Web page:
Young Voters Ready to Make a Difference in 2020 Election

On Sept. 29th millions of Americans tuned in to watch the first presidential debate of the 2020 election season between Republican nominee, Donald Trump, and Democratic nominee, Joe Biden. What some Americans might not realize is how many of those viewers were high schoolers. 


Brigid Hull

Students show off their “I voted” stickers after they voted in the primary election. Last March, Mr. Waddle took eligible students from his classes to vote. Mr. Waddle has also been registering students for the election in his classroom.

Evidence shows that civic involvement in America’s 16-21 age range is on the rise. CIRCLE, a research and data platform that focuses on civic engagement in America, reported that the 2018 midterm elections saw the highest young voter turnout in the history of their database. In addition, their research shows that over 75% of young voters are paying attention to the 2020 election and believe that it will have an impact on their communities. A Pew Research Center report states that one-in-ten eligible voters in the 2020 election will be members of Generation Z. Young voters have the potential to make a major impact on this year’s election, and it is clear that they have already started. 

Young people have gained national and global recognition for their political involvement. 18 year old music icon, Billie Eilish, made headlines by performing at the virtual Democratic National Convention this year. On a global scale, 17 year old activist, Greta Thunberg, has had an impact on global environmental regulations and was named Person of the Year by Time magazine.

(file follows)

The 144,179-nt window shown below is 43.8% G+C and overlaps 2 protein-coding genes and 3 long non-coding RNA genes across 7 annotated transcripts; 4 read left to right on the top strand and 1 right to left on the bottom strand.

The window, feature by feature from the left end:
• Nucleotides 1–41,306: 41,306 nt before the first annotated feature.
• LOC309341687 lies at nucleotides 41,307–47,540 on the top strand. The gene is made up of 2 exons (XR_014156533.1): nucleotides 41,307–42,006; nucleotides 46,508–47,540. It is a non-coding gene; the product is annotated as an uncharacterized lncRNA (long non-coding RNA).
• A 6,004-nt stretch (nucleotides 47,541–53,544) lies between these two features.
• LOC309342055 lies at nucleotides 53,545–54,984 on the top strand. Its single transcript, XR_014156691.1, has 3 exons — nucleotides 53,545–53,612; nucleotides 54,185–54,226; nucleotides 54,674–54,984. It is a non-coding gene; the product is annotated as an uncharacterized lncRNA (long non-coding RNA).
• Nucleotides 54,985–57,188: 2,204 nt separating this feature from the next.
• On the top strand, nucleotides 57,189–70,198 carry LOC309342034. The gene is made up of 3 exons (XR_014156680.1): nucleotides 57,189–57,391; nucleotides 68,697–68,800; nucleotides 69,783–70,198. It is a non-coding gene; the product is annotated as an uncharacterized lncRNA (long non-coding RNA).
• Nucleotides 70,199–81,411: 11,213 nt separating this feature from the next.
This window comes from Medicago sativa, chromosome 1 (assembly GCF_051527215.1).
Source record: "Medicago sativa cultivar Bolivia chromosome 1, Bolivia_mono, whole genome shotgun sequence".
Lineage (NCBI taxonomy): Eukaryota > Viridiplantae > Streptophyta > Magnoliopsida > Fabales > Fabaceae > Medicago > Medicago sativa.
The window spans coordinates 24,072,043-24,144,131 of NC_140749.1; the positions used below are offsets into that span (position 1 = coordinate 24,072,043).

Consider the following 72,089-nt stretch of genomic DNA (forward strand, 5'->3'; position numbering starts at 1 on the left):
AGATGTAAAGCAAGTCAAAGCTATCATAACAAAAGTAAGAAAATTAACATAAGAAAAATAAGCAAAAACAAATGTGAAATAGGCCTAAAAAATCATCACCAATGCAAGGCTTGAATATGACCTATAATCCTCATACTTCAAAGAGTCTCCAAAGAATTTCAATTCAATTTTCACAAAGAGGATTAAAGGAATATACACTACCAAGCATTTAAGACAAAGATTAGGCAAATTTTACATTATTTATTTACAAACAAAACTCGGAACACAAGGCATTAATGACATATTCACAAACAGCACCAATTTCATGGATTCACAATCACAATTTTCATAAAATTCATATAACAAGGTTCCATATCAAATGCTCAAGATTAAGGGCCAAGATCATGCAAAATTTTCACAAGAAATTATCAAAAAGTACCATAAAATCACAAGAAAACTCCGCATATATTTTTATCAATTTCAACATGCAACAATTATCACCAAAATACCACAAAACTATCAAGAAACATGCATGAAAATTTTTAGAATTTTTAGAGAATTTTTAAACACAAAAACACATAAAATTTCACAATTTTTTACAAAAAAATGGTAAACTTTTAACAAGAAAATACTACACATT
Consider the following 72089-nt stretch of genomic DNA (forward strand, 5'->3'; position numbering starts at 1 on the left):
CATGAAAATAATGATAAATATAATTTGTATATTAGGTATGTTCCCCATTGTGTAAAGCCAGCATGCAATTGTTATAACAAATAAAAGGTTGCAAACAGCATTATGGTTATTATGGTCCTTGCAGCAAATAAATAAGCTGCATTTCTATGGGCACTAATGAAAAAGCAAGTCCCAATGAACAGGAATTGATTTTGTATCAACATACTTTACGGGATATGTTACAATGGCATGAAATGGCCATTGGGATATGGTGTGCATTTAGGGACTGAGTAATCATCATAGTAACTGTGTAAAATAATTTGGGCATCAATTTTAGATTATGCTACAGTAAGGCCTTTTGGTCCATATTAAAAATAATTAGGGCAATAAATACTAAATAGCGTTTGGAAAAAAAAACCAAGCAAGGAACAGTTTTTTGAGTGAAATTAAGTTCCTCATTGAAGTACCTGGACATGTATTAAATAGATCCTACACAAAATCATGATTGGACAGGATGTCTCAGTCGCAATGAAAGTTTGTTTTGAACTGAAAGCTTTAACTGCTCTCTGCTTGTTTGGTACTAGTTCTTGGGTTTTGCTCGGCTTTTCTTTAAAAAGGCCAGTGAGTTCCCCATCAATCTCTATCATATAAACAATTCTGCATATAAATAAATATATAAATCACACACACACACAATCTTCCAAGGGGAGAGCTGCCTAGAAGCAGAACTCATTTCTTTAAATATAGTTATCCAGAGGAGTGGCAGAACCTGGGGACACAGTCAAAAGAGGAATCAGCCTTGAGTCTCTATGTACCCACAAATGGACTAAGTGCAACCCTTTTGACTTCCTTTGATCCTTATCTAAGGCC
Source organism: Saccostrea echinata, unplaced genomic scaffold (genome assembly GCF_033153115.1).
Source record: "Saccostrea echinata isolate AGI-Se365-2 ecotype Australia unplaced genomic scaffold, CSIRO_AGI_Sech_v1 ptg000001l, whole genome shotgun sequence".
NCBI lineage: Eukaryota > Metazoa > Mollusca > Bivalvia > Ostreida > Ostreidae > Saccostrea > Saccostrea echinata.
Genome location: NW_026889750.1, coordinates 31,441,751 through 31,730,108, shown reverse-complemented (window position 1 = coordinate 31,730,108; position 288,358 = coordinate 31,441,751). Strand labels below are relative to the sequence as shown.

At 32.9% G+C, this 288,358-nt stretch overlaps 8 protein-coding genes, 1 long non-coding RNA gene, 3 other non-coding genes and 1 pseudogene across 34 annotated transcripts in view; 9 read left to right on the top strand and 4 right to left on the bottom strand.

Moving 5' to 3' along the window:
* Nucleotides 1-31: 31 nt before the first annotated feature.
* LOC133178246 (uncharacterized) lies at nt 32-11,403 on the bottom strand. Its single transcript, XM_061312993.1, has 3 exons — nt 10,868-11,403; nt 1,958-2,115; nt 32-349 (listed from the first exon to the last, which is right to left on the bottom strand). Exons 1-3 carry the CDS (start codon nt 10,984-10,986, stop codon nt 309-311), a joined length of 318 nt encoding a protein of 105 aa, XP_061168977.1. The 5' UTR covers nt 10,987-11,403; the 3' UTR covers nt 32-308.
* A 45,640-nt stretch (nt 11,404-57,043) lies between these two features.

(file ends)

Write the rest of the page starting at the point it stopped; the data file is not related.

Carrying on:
Carmel students are no exception to this trend. The Corsairs have been making  their voices heard through activism and participation in their communities. Last January, a group of Carmel students attended the March for Life in Washington D.C. to promote pro-life issues. Over this summer, Carmel students participated in demonstrations in support of the Black Lives Matter movement. They shared videos and pictures of these events with their peers through social media. 

Carmel students attended the March for Life in Washington D.C. Jan. 2020. (Jeff Ptacek)

There is a percentage of the Carmel senior class who will be eligible to vote in the 2020 election. I had the privilege to interview some of them. Everyone that I spoke to who is eligible will be voting in November. Despite the challenges that this unique election year poses, these seniors are motivated to vote. Senior Isabel Ashley expressed her excitement to vote and her confidence that “voting centers will take the correct precautions to ensure the safety of the voters” during the pandemic. Another registered voter, Eric Acevado, told me his voting plan is to go early in person to avoid big crowds on election day. Senior Anaise Fitzpatrick told me that she is also planning on voting in person, but is glad that people who do not feel comfortable voting in person have the option of using a mail-in ballot.